These are the principal objections that have occurred to my mind, or that have, so far as I know, been urged by others. There may be and doubtless are others, of greater or less plausibility, to which I may have occasion to refer hereafter. Lest I should be tedious, these must suffice for the present.
 
 

 

 


THE OBERLIN EVANGELIST 1840 paragraph 373 21 Lectures I. - IX. Sanctification- No.'s 1 - 9 ...

VIII. I am next to show when entire sanctification is attainable.

1. The blessing of entire sanctification is promised to Christians. The promises in--

Jeremiah 31:31-34: "Behold, the days come, saith the Lord, that I will make a new covenant with the house of Israel, and with the house of Judah: not according to the covenant that I made with their fathers, in the day that I took them by the hand to bring them out of the land of Egypt; which my covenant they brake, although I was a husband unto them, saith the Lord: but this shall be the covenant that I will make with the house of Israel; After those days, saith the Lord, I will put my law in their inward parts, and write it in their hearts; and will be their God, and they shall be my people. And they shall teach no more every man his neighbor, and every man his brother, saying, Know the Lord, for they shall all know me, from the least of them unto the greatest of them, saith the Lord: for I will forgive their iniquity, and I will remember their sin no more."

 

 


THE OBERLIN EVANGELIST 1840 paragraph 439 21 Lectures I. - IX. Sanctification- No.'s 1 - 9 ...

12. If I am not mistaken, there is an extensive feeling among Christians and ministers, that much is not, that ought to be known and may be known of the Savior. Many are beginning to find that the Savior is to them "as a root out of dry ground, having neither form or comeliness;" that the gospel which they preach and hear is not to them "the power of God unto salvation" from sin; that it is not to them "glad tidings of great joy;" that it is not to them a peace-giving gospel; and many are feeling that if Christ has done for them, all that His grace is able to do in this life, that the plan of salvation is sadly defective, that Christ is not after all a Savior suited to their necessities--that the religion which they have is not suited to the world in which they live--that it does not, cannot make them free; but leaves them in a state of perpetual bondage. Their souls are agonized and tossed to and fro without a resting place. Multitudes also are beginning to see that there are many passages, both in the Old and New Testaments, which they do not understand; that the promises seem to mean much more than they have ever realized, and that the gospel and the plan of salvation as a whole, must be something very different from that which they have as yet apprehended. There are great multitudes all over the country, who are inquiring more earnestly than ever before, after a knowledge of that Jesus who is to save His people from their sins.

 

 


THE OBERLIN EVANGELIST 1840 paragraph 472 452 Lectures X. & XI. Unbelief- No.'s 1 & 2 ...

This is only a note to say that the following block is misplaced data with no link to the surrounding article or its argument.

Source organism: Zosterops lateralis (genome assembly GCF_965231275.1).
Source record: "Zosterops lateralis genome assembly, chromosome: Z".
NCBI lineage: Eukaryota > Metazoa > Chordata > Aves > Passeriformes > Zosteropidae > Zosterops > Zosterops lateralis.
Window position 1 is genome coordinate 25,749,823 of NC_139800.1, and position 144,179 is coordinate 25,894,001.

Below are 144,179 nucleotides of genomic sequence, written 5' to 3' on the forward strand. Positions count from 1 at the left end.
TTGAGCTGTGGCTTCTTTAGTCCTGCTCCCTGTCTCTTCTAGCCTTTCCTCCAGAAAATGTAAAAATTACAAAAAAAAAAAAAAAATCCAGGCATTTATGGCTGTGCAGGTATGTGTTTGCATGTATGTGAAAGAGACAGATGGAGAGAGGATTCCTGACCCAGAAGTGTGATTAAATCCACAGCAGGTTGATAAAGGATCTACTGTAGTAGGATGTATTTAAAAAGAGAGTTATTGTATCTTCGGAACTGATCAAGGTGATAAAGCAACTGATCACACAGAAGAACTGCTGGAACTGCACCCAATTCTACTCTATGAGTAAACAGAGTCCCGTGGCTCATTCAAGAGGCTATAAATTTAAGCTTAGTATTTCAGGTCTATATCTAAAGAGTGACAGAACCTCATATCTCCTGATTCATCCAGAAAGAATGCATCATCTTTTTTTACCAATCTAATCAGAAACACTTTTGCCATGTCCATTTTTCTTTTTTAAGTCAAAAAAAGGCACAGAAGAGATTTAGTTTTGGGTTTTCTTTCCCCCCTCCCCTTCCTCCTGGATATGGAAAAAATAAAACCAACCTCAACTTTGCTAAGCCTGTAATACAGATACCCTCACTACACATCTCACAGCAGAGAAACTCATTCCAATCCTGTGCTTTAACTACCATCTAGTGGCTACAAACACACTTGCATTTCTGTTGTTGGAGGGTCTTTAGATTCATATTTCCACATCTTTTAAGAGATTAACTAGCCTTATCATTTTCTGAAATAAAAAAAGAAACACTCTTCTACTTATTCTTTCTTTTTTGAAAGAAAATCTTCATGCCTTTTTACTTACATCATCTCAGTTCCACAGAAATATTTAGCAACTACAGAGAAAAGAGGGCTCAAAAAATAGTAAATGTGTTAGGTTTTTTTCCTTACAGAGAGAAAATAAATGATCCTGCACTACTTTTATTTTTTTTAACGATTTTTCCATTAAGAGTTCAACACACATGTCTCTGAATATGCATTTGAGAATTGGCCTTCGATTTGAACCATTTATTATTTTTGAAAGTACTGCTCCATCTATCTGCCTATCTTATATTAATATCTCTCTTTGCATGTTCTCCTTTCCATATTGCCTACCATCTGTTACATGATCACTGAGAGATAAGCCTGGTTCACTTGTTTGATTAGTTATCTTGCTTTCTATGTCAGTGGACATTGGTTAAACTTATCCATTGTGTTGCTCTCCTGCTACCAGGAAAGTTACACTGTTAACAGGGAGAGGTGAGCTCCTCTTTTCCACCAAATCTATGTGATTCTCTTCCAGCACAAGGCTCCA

9. Unbelief often manifests itself in the interpretation of the Bible. Unitarians can see no sufficient evidence of the divinity of Jesus Christ. And why? Because of unbelief. It is remarkable to see to what an extent unbelief is the grand rule of biblical interpretation in the Church. Take for example, 2 Cor. 6:16-18: "And what agreement hath the temple of the living God; as God has said, I will dwell in them, and walk in them; and I will be their God, and they shall be my people. Wherefore come out from among them, and be ye separate, saith the Lord, and touch not the unclean thing; and I will receive you, and will be a Father unto you, and ye shall be my sons and daughters, saith the Lord Almighty." Now what an infinitely different inference the Apostle drew from these promises from what is generally drawn: (2 Cor. 7:1:) "Having therefore these promises, dearly beloved, let us cleanse ourselves from all filthiness of the flesh and spirit, perfecting holiness in the fear of God." Here Paul saw in these promises such a fulness of meaning, as to infer at once from them, even if there were no other kindred promises in the Bible, the practicability of attaining a state of entire sanctification or holiness in this life. Mark the strength of his language. He exhorts them to "cleanse themselves from all filthiness of the flesh and spirit, and to perfect holiness in the fear of God." How easy it is to see that his faith apprehended an infinitely greater fulness in the meaning of these promises then is seen by the heart of unbelief. And why should he not make the inference he does?--for he says: "Ye are the temple of the living God; as God hath said, I will dwell in them, and walk in them; and I will be their God, and they shall be my people. Wherefore come out from among them, and be ye separate saith the Lord, and touch not the unclean thing; and I will receive you, and will be a Father unto you, and ye shall be my sons and daughters, saith the Lord Almighty." Certainly the inference which the Apostle draws in the first verse of the next chapter, or rather the exhortation or command, as it may be regarded, to avail ourselves of the provisions, and "perfect holiness in the fear of God;" is eminently reasonable. And yet unbelief sees no satisfactory reason, either in these or in all the promises of the Bible, to warrant the conclusion, that as a matter of fact any such state is attainable in this life.